When I write about superstitious people like I have done in the last days, some western readers assume that I am talking about the uneducated people in the countryside who believe in such things because they don’t know about scientific explanations. Today I want to put my entries into the right light by explaining whom I am talking about there.
To illustrate my point, let me start telling you the experience of my wife Ramona when she went to a doctor with our daughter when Apra had her first cold. We have a good pediatrician in Mathura but on that day her practice was not open and so we went to another, renowned pediatrician whose clinic is anyway closer to our home.
It is quite normal here that there are long waiting lines in doctor’s practices because there are just so many people and only a few of them take an appointment beforehand. It is common practice to handle the crowd by letting not only one patient into the doctor’s room but straight away the next one, too, so that there will be no unnecessary waiting time for the doctor in between two patients. This is how Ramona was sitting in the room with Apra witnessing another couple’s consultation with the doctor.
The couple was actually the grandparents of the little boy whom they had with them, wrapped in a thick blanket. When they pulled the blanket back, the people present in the room could see a tiny newborn whose skin had a bluish skin tone and whose breathing could be heard like small sighs. The doctor started his examination and asked some questions. The baby was only one day old and the mother had already left the hospital. How this was possible with the state of the baby? The grandparents had no reply. They just asked the doctor to please save their grandson’s life. He was the only boy of their son after two daughters. At this point the doctor said something that made Ramona think she must have misunderstood ‘Ah, he is a boy after two girls? Then his chances are bad to survive. A boy after two girls normally does not make it’.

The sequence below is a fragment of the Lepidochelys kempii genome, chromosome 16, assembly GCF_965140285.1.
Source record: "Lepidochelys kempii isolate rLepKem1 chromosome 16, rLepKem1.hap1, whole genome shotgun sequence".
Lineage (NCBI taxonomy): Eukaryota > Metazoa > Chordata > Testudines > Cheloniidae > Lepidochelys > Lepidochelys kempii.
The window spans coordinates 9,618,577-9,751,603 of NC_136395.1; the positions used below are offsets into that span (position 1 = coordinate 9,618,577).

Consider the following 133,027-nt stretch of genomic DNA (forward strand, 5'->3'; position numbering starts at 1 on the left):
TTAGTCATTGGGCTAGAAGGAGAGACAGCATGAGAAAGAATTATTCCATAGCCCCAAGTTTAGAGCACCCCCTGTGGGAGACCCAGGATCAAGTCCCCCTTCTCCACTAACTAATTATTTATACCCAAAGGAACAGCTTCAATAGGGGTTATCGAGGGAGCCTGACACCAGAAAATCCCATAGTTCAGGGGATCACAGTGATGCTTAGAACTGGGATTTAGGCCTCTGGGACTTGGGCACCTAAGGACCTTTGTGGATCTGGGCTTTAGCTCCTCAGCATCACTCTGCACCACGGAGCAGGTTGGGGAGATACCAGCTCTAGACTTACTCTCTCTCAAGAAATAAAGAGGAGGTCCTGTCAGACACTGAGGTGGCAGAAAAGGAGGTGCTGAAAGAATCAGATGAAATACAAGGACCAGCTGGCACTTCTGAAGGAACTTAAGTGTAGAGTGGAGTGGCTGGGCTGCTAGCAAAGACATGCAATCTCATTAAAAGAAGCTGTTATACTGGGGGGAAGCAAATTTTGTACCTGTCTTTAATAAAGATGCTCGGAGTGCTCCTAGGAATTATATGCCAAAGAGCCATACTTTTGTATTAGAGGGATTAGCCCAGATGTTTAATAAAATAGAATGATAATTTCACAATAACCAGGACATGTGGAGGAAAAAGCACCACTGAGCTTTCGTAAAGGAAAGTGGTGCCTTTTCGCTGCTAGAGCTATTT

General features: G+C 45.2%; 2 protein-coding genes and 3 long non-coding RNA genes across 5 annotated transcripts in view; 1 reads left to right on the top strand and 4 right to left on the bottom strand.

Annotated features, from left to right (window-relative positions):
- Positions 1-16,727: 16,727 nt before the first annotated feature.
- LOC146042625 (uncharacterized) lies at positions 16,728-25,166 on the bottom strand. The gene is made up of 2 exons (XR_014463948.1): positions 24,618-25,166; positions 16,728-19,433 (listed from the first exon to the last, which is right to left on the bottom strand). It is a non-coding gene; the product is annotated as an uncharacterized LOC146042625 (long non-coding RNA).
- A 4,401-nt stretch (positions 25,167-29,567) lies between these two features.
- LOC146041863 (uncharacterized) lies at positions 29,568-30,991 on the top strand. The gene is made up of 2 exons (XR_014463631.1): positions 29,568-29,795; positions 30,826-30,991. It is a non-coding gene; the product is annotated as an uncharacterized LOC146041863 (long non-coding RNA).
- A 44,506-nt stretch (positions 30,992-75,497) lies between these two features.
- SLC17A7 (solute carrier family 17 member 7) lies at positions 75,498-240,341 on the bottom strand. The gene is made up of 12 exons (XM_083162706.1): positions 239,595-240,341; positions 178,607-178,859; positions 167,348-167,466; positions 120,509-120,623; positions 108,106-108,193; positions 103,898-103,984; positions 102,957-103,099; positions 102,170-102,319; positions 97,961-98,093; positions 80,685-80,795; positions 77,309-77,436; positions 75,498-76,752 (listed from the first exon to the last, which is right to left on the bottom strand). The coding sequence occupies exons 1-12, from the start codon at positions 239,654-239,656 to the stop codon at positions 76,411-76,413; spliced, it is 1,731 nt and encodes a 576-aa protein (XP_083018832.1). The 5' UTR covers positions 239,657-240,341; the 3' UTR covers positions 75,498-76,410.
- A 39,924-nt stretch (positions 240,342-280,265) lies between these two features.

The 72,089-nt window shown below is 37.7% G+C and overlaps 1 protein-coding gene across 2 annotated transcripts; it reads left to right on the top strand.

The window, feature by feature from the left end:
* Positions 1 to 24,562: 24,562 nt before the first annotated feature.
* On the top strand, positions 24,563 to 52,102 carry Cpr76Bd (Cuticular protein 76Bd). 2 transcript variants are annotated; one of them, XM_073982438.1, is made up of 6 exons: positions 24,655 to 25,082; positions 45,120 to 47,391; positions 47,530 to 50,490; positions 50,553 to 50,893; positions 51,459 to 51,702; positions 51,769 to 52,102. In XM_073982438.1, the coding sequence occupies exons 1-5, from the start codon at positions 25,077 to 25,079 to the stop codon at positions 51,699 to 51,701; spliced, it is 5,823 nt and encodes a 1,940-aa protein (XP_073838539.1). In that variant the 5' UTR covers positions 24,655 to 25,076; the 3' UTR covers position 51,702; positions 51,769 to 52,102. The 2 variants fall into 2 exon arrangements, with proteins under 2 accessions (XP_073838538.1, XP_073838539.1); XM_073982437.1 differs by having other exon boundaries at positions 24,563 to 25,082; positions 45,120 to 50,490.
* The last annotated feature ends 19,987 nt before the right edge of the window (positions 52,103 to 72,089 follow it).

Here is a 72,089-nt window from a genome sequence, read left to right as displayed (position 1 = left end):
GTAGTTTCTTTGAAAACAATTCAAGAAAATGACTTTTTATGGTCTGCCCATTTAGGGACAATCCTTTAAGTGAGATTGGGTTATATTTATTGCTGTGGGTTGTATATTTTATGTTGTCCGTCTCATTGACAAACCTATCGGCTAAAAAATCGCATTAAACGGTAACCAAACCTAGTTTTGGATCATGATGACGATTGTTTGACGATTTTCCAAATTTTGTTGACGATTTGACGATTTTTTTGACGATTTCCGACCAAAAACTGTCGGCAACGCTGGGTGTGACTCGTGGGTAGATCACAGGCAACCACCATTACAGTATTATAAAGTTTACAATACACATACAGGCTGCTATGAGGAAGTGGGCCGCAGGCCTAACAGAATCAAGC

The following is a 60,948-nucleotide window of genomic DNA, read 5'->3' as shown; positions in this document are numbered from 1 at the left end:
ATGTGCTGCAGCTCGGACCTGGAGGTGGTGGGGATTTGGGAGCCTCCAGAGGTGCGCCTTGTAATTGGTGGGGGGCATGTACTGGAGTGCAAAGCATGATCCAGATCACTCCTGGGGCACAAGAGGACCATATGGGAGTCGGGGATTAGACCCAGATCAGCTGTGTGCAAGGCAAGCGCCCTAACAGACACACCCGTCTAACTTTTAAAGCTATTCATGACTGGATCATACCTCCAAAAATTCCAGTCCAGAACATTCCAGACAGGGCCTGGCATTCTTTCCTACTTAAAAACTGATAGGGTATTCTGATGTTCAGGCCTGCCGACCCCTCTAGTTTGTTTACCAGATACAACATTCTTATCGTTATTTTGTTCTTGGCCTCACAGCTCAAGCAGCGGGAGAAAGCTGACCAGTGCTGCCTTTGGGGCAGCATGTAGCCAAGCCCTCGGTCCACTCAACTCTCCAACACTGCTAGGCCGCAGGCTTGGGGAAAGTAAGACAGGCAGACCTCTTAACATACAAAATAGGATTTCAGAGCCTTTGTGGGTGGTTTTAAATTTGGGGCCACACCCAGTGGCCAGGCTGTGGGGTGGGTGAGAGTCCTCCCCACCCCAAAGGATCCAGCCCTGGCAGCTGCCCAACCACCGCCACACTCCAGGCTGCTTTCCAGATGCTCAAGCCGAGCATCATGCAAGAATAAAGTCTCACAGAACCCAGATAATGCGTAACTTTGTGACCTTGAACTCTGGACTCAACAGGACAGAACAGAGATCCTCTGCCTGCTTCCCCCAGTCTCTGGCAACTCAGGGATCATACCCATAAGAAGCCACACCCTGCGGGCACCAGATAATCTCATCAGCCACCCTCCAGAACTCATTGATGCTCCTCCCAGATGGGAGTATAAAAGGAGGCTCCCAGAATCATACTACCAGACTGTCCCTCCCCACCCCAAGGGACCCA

Of course the doctor admitted the boy as an emergency case to his own clinic but he did not give any hope to the grandparents that he might survive. And that all on the base of him being a boy after two girls! Ramona confirmed with Purnendu, who had come with her, that she had heard right and she had! It was shocking and for her a very clear reason not to go to this doctor anymore.
So you see, superstition, just like religion, is not limited to those who are uneducated. There are people who have a lot of scientific knowledge but nevertheless believe in such nonsense! Needless to say that in the case of a doctor this can even cost lives! Education helps in decreasing superstition, no doubt, but it is not a remedy for everyone. If people decide to be superstitious, they can be doctors, lawyers, professors and it won’t make a difference. Learning science as a subject in school or university is one thing but keeping a scientific point of view and attitude is another one. That happens all over the world! I have written about highly educated westerners who run after gurus who materialize gold!
I know many people personally and especially here in India who are highly educated but whom anybody with a scientific point of view would only call educated fools.